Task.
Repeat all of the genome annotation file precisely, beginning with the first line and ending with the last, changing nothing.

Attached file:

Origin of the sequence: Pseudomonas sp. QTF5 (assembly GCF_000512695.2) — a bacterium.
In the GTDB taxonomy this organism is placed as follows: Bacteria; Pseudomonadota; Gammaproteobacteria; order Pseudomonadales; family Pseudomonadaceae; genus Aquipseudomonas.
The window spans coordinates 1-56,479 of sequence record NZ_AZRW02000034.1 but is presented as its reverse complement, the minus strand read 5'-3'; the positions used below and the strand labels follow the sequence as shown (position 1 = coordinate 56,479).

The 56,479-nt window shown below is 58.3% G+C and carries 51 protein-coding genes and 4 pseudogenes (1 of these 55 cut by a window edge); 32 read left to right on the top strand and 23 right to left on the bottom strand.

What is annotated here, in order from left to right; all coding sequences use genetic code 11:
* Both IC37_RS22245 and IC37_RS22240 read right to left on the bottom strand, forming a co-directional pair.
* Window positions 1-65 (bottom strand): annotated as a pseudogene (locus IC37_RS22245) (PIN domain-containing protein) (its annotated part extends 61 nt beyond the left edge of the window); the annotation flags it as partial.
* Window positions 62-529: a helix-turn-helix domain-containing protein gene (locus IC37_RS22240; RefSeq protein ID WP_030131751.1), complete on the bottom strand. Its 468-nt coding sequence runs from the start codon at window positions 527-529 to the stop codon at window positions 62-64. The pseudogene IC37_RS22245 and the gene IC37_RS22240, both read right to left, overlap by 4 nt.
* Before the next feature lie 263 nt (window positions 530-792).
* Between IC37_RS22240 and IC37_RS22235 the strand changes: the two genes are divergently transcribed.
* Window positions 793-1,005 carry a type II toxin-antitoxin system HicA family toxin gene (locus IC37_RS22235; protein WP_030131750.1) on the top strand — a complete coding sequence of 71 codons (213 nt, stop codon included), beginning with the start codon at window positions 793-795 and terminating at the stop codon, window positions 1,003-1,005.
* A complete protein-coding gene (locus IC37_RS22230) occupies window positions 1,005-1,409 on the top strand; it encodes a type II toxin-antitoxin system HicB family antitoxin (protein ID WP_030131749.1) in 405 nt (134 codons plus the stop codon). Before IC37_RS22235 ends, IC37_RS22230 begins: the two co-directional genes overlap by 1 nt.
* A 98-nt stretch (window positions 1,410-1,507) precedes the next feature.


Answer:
Origin of the sequence: Pseudomonas sp. QTF5 (assembly GCF_000512695.2) — a bacterium.
In the GTDB taxonomy this organism is placed as follows: Bacteria; Pseudomonadota; Gammaproteobacteria; order Pseudomonadales; family Pseudomonadaceae; genus Aquipseudomonas.
The window spans coordinates 1-56,479 of sequence record NZ_AZRW02000034.1 but is presented as its reverse complement, the minus strand read 5'-3'; the positions used below and the strand labels follow the sequence as shown (position 1 = coordinate 56,479).

The 56,479-nt window shown below is 58.3% G+C and carries 51 protein-coding genes and 4 pseudogenes (1 of these 55 cut by a window edge); 32 read left to right on the top strand and 23 right to left on the bottom strand.

What is annotated here, in order from left to right; all coding sequences use genetic code 11:
* Both IC37_RS22245 and IC37_RS22240 read right to left on the bottom strand, forming a co-directional pair.
* Window positions 1-65 (bottom strand): annotated as a pseudogene (locus IC37_RS22245) (PIN domain-containing protein) (its annotated part extends 61 nt beyond the left edge of the window); the annotation flags it as partial.
* Window positions 62-529: a helix-turn-helix domain-containing protein gene (locus IC37_RS22240; RefSeq protein ID WP_030131751.1), complete on the bottom strand. Its 468-nt coding sequence runs from the start codon at window positions 527-529 to the stop codon at window positions 62-64. The pseudogene IC37_RS22245 and the gene IC37_RS22240, both read right to left, overlap by 4 nt.
* Before the next feature lie 263 nt (window positions 530-792).
* Between IC37_RS22240 and IC37_RS22235 the strand changes: the two genes are divergently transcribed.
* Window positions 793-1,005 carry a type II toxin-antitoxin system HicA family toxin gene (locus IC37_RS22235; protein WP_030131750.1) on the top strand — a complete coding sequence of 71 codons (213 nt, stop codon included), beginning with the start codon at window positions 793-795 and terminating at the stop codon, window positions 1,003-1,005.
* A complete protein-coding gene (locus IC37_RS22230) occupies window positions 1,005-1,409 on the top strand; it encodes a type II toxin-antitoxin system HicB family antitoxin (protein ID WP_030131749.1) in 405 nt (134 codons plus the stop codon). Before IC37_RS22235 ends, IC37_RS22230 begins: the two co-directional genes overlap by 1 nt.
* A 98-nt stretch (window positions 1,410-1,507) precedes the next feature.